Posted by: drdanfee on Tuesday, 27 February 2007 at 6:05pm GMT

FWIW, here's a portion of an e-mail I sent earlier today to Bishop Katharine's office. Got a quick response and assurance that the right people are looking into the matter:

"Soon after I was ordained, I became the Diocesan Refugee Coordinator for (my) Diocese. One of the things we DRCs learned is that a "well-counded fear of persecution" based on ethnicity, political belief/activity, etc. was the determining factor when it came to deciding who was a refugee, and who was not. Depending on the specifics of the anti-gay legislation that eventually becomes law in Nigeria, and given the apparently well-documented death threats against Davis Mac-Illaya, is it possible that TEC could lobby (through the United Nations High Commissioner for Refugees and/or the US State Dept) for refugee status for GLBT Nigerians who might seek sanctuary abroad, either in this country or elsewhere?

Political realities being what they are , I am not optimistic about the success of any such effort, and the practical difficulties (would any GLBT Nigerian really want to take advantage of refugee status if available? What sort of documentation would be required?) would be formidable. My own refugee-related skils are rusty, and the specifics of the suggestion I am making are still hazy. And yet, after prayer, it seems possible that TEC's actively seeking refugee status for GLBT Nigerians might point to the new life, new hope and salvation that comes from Jesus Christ.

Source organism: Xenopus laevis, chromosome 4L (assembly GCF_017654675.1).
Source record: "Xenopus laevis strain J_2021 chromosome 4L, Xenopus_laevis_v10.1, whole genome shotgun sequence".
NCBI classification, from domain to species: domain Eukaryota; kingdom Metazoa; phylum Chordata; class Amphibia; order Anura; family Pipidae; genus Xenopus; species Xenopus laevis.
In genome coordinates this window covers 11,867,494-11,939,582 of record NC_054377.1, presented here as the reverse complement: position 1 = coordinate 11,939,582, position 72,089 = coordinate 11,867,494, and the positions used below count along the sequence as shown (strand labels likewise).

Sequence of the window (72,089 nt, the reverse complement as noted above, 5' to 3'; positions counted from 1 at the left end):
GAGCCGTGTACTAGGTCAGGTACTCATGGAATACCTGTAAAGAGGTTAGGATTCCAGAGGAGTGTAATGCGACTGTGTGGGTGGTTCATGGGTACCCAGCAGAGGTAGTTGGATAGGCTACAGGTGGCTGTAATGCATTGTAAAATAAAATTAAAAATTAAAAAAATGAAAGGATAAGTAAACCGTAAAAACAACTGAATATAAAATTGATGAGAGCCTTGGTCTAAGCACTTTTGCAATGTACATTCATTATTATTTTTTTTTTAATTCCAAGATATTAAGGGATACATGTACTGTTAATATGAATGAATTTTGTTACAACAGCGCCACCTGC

Of course, your colleagues in Episcopal Migration Ministries have probably already thought of this approach!"

Just wondering, might the CoE/Lambeth be willing to consider a similar effort? In any event, please keep this possibility in your prayers!

Posted by: beth mcnamara on Tuesday, 27 February 2007 at 8:43pm GMT

Judging from my memories of my Grandfather, I rather suspect Davis Mac-Iyalla is the last to want to leave his country or to think he has done anything at all...

... also dear old Ajax - extra thick boards, extra floating tanks and all - enjoys her well deserved rest on the bottom of the sea...

... not to say that I am too far away to rescue anybody out of Nigeria by sail and oar...

... but I think I just might be able to put aside a few quid this month, 200 perhaps 300, if God is mercyful...

... so if there's a collect in the near future Colin C. can contact me by mail via my blog.

Posted by: Göran Koch-Swahne on Tuesday, 27 February 2007 at 9:36pm GMT

I want to second Goran's offer of assistance.

Posted by: Matt on Tuesday, 27 February 2007 at 10:53pm GMT

It is very difficult to deny reality...we are experiencing a gross human-rights violation and a grandstanding bid for oppression and thieving simultaneously at the Anglican Communion.